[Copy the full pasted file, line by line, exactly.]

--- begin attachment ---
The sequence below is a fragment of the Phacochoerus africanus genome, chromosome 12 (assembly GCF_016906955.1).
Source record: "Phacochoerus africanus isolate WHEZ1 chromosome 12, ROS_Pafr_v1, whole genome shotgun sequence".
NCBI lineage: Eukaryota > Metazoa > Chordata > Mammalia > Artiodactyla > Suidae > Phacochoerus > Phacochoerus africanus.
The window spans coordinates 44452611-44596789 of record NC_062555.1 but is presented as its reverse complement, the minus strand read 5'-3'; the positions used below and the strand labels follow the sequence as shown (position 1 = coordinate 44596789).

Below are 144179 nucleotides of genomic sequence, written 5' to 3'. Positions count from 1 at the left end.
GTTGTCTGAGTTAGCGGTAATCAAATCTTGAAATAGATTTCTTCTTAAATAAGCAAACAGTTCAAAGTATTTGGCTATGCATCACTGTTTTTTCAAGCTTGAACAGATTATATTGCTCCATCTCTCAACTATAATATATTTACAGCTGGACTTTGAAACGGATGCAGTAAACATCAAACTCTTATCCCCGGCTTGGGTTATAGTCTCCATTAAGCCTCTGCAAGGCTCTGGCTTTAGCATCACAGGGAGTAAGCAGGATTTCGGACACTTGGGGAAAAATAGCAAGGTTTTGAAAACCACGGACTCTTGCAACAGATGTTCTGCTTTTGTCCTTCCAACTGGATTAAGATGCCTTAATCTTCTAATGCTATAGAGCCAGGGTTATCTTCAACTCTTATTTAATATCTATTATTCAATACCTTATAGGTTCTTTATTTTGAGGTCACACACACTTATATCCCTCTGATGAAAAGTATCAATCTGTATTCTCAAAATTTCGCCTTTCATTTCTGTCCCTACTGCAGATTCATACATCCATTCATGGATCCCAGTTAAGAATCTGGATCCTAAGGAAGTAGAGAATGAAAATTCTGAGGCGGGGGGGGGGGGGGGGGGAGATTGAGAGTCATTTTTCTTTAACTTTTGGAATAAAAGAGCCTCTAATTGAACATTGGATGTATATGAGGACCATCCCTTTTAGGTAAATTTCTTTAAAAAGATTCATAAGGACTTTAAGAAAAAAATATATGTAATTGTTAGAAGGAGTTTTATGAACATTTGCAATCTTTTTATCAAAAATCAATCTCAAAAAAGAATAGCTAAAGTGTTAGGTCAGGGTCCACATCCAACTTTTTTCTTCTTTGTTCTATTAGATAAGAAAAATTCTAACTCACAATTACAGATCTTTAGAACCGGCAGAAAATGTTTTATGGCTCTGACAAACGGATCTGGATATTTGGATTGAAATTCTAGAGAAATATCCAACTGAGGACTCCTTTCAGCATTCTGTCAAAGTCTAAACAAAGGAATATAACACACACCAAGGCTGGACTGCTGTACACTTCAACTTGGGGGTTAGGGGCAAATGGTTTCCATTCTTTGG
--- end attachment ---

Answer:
The sequence below is a fragment of the Phacochoerus africanus genome, chromosome 12 (assembly GCF_016906955.1).
Source record: "Phacochoerus africanus isolate WHEZ1 chromosome 12, ROS_Pafr_v1, whole genome shotgun sequence".
NCBI lineage: Eukaryota > Metazoa > Chordata > Mammalia > Artiodactyla > Suidae > Phacochoerus > Phacochoerus africanus.
The window spans coordinates 44452611-44596789 of record NC_062555.1 but is presented as its reverse complement, the minus strand read 5'-3'; the positions used below and the strand labels follow the sequence as shown (position 1 = coordinate 44596789).

Below are 144179 nucleotides of genomic sequence, written 5' to 3'. Positions count from 1 at the left end.
GTTGTCTGAGTTAGCGGTAATCAAATCTTGAAATAGATTTCTTCTTAAATAAGCAAACAGTTCAAAGTATTTGGCTATGCATCACTGTTTTTTCAAGCTTGAACAGATTATATTGCTCCATCTCTCAACTATAATATATTTACAGCTGGACTTTGAAACGGATGCAGTAAACATCAAACTCTTATCCCCGGCTTGGGTTATAGTCTCCATTAAGCCTCTGCAAGGCTCTGGCTTTAGCATCACAGGGAGTAAGCAGGATTTCGGACACTTGGGGAAAAATAGCAAGGTTTTGAAAACCACGGACTCTTGCAACAGATGTTCTGCTTTTGTCCTTCCAACTGGATTAAGATGCCTTAATCTTCTAATGCTATAGAGCCAGGGTTATCTTCAACTCTTATTTAATATCTATTATTCAATACCTTATAGGTTCTTTATTTTGAGGTCACACACACTTATATCCCTCTGATGAAAAGTATCAATCTGTATTCTCAAAATTTCGCCTTTCATTTCTGTCCCTACTGCAGATTCATACATCCATTCATGGATCCCAGTTAAGAATCTGGATCCTAAGGAAGTAGAGAATGAAAATTCTGAGGCGGGGGGGGGGGGGGGGGGAGATTGAGAGTCATTTTTCTTTAACTTTTGGAATAAAAGAGCCTCTAATTGAACATTGGATGTATATGAGGACCATCCCTTTTAGGTAAATTTCTTTAAAAAGATTCATAAGGACTTTAAGAAAAAAATATATGTAATTGTTAGAAGGAGTTTTATGAACATTTGCAATCTTTTTATCAAAAATCAATCTCAAAAAAGAATAGCTAAAGTGTTAGGTCAGGGTCCACATCCAACTTTTTTCTTCTTTGTTCTATTAGATAAGAAAAATTCTAACTCACAATTACAGATCTTTAGAACCGGCAGAAAATGTTTTATGGCTCTGACAAACGGATCTGGATATTTGGATTGAAATTCTAGAGAAATATCCAACTGAGGACTCCTTTCAGCATTCTGTCAAAGTCTAAACAAAGGAATATAACACACACCAAGGCTGGACTGCTGTACACTTCAACTTGGGGGTTAGGGGCAAATGGTTTCCATTCTTTGG